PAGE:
Aquatic turtles like to eat various foods, from aquatic plants to small fish. Mushrooms aren’t usually part of their diet. You may give them a small piece of a safe, store-bought mushroom, but making it a regular part of their diet is not advised due to toxicity and digestive issues.

Can Painted Turtles Eat Mushroom?

These turtles mainly eat aquatic plants, small bugs, and sometimes fish. Their digestive systems are tuned to this diet, so introducing mushrooms could cause digestive problems or toxicity. If you’re considering it, consult a vet who specializes in turtles.

Can Sulcata Tortoise Eat Mushrooms?

Native to Africa’s arid regions, Sulcata tortoises mainly eat grasses and hay. Mushrooms aren’t a great fit for them because they lack the fiber crucial for Sulcatas’ digestion. Plus, the protein content in mushrooms could lead to kidney problems in the long run.

Can Russian Tortoises Eat Mushrooms?

These tortoises love leafy greens and veggies. While they can eat small amounts of safe mushrooms, it’s not recommended. Mushrooms lack essential nutrients like calcium, which is vital for these tortoises. Feeding them mushrooms could also mess with their digestive balance.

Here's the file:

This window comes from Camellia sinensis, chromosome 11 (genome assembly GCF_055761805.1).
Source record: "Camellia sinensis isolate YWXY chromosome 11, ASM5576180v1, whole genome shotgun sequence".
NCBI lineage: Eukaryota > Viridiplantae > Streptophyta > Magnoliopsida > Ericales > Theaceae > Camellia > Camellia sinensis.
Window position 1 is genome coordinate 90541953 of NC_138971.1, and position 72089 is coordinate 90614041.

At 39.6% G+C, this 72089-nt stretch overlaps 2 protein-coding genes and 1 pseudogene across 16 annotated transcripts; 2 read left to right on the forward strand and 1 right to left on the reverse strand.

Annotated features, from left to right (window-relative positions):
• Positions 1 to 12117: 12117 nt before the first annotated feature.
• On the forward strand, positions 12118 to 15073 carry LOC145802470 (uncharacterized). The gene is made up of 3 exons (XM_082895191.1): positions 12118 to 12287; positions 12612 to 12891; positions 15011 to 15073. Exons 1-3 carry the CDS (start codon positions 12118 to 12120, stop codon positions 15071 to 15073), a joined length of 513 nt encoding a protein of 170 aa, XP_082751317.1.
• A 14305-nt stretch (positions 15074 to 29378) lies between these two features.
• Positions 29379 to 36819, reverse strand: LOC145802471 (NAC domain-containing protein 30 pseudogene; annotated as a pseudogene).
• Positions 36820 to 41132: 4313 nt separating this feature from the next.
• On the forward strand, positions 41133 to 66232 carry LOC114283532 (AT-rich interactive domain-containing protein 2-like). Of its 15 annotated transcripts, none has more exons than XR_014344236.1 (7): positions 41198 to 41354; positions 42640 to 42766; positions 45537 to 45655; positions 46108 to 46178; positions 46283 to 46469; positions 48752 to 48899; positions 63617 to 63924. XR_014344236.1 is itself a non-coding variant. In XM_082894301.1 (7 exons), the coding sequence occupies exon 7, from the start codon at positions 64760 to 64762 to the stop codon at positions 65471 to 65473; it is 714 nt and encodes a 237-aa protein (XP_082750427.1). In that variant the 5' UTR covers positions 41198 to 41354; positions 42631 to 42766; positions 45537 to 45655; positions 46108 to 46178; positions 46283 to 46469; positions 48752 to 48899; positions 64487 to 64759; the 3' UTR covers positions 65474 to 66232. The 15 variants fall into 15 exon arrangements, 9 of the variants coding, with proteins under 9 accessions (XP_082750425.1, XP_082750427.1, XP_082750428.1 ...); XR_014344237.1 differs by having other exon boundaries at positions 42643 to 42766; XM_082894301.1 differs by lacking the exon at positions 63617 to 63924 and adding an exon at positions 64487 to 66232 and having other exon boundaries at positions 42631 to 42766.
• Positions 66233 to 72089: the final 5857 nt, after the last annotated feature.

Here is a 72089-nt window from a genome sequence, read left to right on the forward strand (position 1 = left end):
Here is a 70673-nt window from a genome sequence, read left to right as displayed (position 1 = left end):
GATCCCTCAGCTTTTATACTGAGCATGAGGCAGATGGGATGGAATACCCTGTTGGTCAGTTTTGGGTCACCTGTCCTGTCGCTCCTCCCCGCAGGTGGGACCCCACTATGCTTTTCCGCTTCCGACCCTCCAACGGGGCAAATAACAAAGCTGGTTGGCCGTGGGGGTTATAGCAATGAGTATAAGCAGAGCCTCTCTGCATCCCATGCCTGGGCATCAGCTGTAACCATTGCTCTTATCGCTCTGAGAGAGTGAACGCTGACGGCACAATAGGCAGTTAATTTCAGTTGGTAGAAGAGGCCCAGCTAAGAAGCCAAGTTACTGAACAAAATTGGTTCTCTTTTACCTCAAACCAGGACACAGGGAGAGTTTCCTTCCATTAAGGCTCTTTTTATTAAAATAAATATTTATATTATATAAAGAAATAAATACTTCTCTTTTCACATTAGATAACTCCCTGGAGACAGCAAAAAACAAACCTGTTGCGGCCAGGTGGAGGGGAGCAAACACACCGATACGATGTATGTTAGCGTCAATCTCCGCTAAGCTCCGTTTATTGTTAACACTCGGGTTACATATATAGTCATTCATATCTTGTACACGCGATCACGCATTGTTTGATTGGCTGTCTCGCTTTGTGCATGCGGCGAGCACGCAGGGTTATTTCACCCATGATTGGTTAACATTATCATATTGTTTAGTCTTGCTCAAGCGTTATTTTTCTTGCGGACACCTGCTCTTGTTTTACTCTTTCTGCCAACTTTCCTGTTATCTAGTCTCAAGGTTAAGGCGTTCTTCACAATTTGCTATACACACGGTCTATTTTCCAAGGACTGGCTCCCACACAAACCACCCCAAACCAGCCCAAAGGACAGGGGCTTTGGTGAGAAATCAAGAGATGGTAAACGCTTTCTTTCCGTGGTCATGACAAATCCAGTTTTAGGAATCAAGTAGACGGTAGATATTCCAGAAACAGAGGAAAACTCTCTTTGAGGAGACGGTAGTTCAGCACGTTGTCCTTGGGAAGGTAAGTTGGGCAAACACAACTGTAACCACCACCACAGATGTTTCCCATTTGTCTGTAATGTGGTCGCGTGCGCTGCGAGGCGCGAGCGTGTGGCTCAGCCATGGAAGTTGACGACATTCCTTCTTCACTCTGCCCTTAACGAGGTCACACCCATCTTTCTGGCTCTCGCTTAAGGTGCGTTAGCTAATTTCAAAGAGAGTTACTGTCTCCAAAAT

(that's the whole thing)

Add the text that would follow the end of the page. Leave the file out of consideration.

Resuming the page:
Can Hermann Tortoises Eat Mushrooms?

Originating from the Mediterranean, Hermann tortoises feast on leafy greens, flowers, and fruits. Mushrooms aren’t native to their diet, so it’s better to skip them. You might think you’re diversifying their diet, but you could be causing more harm than good.

Can Red-Eared Sliders Eat Mushrooms?

These aquatic turtles have a diet consisting of aquatic plants and animal matter. Given their specific dietary needs, mushrooms should be off-limits. They require a diet rich in calcium and Vitamin D, which mushrooms can’t offer.

Read also: Can Turtles Eat Spinach? Exploring Leafy Greens in Turtle Diets

Potential Benefits And Risks of Mushrooms for Turtles

So, what are the possible pros and cons of giving your turtle mushrooms? Let’s break it down:


  • Novelty Factor: Offering mushrooms to your turtle can add a bit of variety to their diet.